My reading of Plato is admittedly more invested in bringing out the extent to which Plato’s conception of philosophy, and the reasoning parts of both the soul and of the city, are more closely intertwined than commonly acknowledged with mythic ways of framing our world views. Accordingly, I have often found myself downplaying the hierarchical distinctions that Plato draws between the various parts of the soul and the city. At least where the thought processes of individuals are concerned, however, I believe that philosophers are, for Plato, just as affected by the stuff of myth as their compatriots and fellow human beings. This may very well be the case because, as LeMoine suggests, myth speaks more directly to those parts of the soul that deal in vivid images, fantasies, and other figurative forms of thinking that work in tandem with abstract reasoning to guide and orient our understanding of the world. What I am trying to resist, however, is the line of thinking that designates myth as an inferior and purely emotional medium, used only to persuade audiences of ideas that have already been worked out beforehand in a more conventionally rational mode. In that regard, I also resist the temptation to map myth and argumentative discourse onto the kinds of neat hierarchical distinctions we see in Plato’s metaphysics. As Jill Frank (2018) reminds us, Plato uses many different literary devices in his dialogues for different purposes. Myth is simply one of those devices, and the one I have chosen to focus on in my project. I am also fully in agreement with LeMoine’s undertaking in her own Plato’s Caves of disclosing the importance of Plato’s theory of culture to his political thought (2020). As a theorist of culture, Plato, as I read him, understood that the cultural background to politics was a space shaped by the exchange not only of arguments but of the entire array of diverse forms that ideas can take.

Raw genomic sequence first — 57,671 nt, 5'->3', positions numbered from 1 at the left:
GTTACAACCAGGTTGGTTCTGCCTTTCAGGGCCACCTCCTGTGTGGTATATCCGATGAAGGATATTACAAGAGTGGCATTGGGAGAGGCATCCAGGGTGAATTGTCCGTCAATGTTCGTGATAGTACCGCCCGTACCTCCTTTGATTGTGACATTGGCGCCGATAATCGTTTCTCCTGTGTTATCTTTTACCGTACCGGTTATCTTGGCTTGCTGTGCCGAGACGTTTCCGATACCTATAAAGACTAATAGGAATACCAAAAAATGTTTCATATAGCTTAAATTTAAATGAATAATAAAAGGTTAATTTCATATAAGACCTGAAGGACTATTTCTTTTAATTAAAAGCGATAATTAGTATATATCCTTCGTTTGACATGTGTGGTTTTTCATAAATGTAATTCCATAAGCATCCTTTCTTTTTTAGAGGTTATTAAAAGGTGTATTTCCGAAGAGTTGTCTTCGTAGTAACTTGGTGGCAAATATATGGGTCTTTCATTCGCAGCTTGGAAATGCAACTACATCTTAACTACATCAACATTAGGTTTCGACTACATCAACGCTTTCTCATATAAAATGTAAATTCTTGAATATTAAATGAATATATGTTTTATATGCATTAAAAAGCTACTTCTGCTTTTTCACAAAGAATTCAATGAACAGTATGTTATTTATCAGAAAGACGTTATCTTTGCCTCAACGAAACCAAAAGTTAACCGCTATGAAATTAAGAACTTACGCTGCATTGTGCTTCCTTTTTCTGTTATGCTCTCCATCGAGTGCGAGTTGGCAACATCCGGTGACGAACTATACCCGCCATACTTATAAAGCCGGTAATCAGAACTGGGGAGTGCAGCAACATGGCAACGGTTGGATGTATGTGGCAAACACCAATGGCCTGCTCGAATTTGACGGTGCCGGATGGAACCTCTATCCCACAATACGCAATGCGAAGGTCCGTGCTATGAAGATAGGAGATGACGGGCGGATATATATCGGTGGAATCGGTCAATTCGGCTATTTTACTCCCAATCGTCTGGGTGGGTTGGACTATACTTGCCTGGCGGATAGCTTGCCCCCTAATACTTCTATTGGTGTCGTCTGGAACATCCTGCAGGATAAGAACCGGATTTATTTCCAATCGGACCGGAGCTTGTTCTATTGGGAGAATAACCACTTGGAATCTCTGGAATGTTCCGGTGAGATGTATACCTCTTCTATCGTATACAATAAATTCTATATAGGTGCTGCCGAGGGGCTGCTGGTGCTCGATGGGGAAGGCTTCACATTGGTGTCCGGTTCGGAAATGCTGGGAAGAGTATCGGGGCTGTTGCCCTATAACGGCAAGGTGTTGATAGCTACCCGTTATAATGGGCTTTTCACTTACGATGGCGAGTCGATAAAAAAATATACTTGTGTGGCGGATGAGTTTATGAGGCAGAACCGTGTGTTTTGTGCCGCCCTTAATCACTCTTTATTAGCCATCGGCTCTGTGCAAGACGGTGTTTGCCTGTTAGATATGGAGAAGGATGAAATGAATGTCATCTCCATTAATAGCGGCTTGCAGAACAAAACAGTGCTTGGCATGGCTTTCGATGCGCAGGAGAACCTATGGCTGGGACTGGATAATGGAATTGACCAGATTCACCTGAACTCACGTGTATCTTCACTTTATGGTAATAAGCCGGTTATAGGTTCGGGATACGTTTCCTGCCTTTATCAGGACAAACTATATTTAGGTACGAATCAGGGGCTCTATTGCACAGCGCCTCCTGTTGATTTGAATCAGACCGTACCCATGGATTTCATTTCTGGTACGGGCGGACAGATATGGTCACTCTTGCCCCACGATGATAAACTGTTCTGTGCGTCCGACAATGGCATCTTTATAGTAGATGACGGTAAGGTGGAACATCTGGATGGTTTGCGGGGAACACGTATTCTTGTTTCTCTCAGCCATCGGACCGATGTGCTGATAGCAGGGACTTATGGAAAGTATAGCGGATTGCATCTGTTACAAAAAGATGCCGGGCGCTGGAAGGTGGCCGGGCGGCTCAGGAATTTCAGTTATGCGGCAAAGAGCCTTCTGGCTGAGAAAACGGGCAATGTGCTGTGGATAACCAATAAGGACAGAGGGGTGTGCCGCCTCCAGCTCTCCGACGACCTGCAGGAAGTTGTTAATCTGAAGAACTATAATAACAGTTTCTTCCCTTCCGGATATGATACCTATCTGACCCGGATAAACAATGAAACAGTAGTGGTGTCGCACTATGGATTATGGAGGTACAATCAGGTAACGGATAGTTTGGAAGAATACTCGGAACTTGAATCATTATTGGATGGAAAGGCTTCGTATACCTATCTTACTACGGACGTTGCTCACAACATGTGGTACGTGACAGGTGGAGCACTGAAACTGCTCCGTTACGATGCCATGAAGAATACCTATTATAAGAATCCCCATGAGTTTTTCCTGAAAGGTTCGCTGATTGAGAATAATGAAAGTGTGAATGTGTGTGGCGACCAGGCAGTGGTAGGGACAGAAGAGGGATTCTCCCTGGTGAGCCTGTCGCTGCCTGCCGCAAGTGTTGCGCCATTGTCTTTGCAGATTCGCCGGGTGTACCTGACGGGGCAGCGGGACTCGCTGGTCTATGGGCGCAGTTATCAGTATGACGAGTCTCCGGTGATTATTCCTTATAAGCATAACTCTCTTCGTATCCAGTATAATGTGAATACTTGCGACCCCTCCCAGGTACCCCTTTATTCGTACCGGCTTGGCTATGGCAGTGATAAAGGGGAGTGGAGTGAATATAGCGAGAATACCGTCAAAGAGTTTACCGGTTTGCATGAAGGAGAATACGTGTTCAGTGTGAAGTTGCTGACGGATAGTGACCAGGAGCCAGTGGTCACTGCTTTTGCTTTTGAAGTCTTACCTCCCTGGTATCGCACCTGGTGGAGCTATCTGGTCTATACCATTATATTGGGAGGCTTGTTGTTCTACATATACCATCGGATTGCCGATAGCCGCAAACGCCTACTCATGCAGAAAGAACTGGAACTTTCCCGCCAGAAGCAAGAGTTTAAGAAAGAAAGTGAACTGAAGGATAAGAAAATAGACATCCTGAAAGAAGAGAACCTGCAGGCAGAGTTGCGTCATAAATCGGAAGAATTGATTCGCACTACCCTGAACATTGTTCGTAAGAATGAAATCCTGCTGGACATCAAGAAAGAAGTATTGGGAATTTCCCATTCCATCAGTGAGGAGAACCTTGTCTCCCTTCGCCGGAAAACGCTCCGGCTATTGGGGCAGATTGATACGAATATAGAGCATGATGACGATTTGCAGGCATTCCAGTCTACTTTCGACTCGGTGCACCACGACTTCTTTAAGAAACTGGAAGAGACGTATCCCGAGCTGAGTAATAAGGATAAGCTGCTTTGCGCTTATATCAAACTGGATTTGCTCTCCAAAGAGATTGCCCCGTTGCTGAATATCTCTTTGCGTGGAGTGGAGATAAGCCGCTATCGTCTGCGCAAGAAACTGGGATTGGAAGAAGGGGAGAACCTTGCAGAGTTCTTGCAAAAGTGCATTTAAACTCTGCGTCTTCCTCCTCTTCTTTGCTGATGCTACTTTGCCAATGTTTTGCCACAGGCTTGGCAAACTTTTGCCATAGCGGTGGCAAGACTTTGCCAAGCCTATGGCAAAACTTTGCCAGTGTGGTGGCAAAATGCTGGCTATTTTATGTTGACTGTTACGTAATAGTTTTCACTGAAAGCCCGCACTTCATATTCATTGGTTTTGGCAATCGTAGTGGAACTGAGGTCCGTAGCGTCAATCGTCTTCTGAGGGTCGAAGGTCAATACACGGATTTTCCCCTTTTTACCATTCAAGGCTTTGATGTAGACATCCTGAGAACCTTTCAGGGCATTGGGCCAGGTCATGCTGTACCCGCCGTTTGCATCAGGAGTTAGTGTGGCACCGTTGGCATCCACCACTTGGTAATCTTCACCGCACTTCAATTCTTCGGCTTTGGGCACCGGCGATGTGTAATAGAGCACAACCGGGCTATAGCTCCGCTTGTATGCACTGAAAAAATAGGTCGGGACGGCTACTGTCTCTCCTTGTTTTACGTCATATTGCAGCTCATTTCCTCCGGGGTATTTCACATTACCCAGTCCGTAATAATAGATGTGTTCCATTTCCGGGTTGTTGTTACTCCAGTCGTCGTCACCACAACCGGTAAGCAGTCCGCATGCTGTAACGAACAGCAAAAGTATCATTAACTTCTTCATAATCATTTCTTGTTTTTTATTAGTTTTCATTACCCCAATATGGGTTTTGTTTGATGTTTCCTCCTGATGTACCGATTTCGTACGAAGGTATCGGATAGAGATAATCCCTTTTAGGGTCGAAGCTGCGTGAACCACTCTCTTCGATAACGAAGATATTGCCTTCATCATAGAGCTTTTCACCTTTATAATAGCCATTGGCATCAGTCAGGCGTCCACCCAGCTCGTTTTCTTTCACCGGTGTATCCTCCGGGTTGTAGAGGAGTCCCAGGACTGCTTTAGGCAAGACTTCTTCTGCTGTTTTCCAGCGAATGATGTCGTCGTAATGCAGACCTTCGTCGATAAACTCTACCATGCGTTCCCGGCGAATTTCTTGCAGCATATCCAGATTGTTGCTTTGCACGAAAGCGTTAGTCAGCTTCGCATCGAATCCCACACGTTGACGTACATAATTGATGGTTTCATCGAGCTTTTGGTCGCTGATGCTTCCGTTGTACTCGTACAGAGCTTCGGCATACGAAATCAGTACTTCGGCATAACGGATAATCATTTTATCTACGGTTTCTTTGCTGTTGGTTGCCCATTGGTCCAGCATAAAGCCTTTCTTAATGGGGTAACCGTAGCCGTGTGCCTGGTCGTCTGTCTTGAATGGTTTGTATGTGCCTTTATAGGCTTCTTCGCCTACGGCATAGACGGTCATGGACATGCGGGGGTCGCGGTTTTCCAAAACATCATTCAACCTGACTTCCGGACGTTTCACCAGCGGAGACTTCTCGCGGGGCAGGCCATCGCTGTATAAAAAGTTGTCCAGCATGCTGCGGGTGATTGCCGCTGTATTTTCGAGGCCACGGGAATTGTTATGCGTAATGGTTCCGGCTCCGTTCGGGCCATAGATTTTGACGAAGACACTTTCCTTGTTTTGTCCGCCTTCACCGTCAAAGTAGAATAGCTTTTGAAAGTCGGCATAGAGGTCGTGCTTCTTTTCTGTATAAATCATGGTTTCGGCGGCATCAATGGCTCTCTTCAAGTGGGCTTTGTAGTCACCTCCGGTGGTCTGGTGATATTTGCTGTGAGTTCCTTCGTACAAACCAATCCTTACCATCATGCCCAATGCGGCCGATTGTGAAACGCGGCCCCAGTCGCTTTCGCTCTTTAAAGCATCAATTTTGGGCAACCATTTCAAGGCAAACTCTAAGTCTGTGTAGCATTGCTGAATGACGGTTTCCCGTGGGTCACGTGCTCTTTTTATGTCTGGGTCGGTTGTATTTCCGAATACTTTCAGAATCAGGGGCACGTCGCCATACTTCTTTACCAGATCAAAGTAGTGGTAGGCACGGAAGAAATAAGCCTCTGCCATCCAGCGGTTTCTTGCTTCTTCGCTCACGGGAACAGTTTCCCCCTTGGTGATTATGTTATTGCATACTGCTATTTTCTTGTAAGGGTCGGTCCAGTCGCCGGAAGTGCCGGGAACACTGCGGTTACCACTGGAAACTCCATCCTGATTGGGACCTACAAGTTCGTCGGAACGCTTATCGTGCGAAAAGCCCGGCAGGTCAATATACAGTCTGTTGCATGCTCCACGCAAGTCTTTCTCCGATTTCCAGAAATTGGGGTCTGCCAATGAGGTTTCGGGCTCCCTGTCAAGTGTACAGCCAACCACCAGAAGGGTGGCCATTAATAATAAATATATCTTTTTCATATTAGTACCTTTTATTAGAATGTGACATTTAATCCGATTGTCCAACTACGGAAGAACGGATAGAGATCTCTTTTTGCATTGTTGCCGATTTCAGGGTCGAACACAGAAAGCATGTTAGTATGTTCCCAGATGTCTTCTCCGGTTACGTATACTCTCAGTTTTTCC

Jill Frank is more willing than LeMoine to accept my claim that the myths of the Republic offer a distinctively authoritative yet provisional means of reinscribing the concepts that are taken for granted in culture and society. Nonetheless, she also sees the need for a more fine-grained defense of this particular interpretation of Plato’s text. For instance, she questions my insistence on using the language of sleeping and waking to establish the connection between the three major myths of the Republic, especially when Plato does not, in fact, use words derived from or otherwise related to ‘sleep’ in the passages in question. The choice of language here is important, in particular, because it can risk painting a misleading picture of the process of education as a strict binary—so that a student might be considered either educated or uneducated in much the same way a person is either sleeping or awake at any given point in time. Similarly, Frank also points to a potential incongruity between the myths’ complex and paradoxical representation of nature, and the more one-sided treatment of the same concept elsewhere throughout the Republic.
I appreciate Frank’s commitment to careful and accurate readings of Plato’s text, and especially his word choices. This is a broader methodological commitment that I believe I share with both Frank and LeMoine. Nonetheless, I stand by my representation of the three major myths of the Republic as stories of sleeping and waking. At one level, I take Plato to be playing with a number of preexisting tropes at the nexus of Greek mythology, literature, and religious thought—which he incorporates into his own rhetoric elsewhere—that singled out sleep as a special state of being: as a site of supernatural dreams, as a pause from living (Dodds, 1973, pp. 102–134; Harris, 2009; Wohl, 2020). Here it may make sense to turn exclusively to the language of dreaming, which Frank finds more suitable, to describe the plot structure common to the Republic’s myths. But at another level, I think the contrast between sleeping and waking helps bring out a parallel contrast between reality and unreality, which I believe Plato intended to make a major feature of the three analogous myths. If my description of these myths appears to impose a misleading binary on an otherwise continuous and messy process of education, it is because this is part of the myths’ intended effect.
It is important, in each myth, that a prior understanding of the content of nature is summarily dismissed in favor of a new conceptualization, ushering in a new sense of reality that is discontinuous with what had come before. This is the part of the myths’ work that I have described as distinctively authoritative, which is just as important as the part that reminds audiences of the ultimate provisionality of such authoritative understandings. The kallipolis is structured around the fixed images of individual nature that come out at the other end of these conceptual reshufflings. For the practical purposes of running the kallipolis, the guardians will have to resort to treating the natures of citizens as though they were fixed essences along the lines of how they are depicted in the earlier two myths. Plato’s readers, however, will also walk away with a view of nature that is far more malleable, and unstable, than such depictions let on (Keum, 2020a).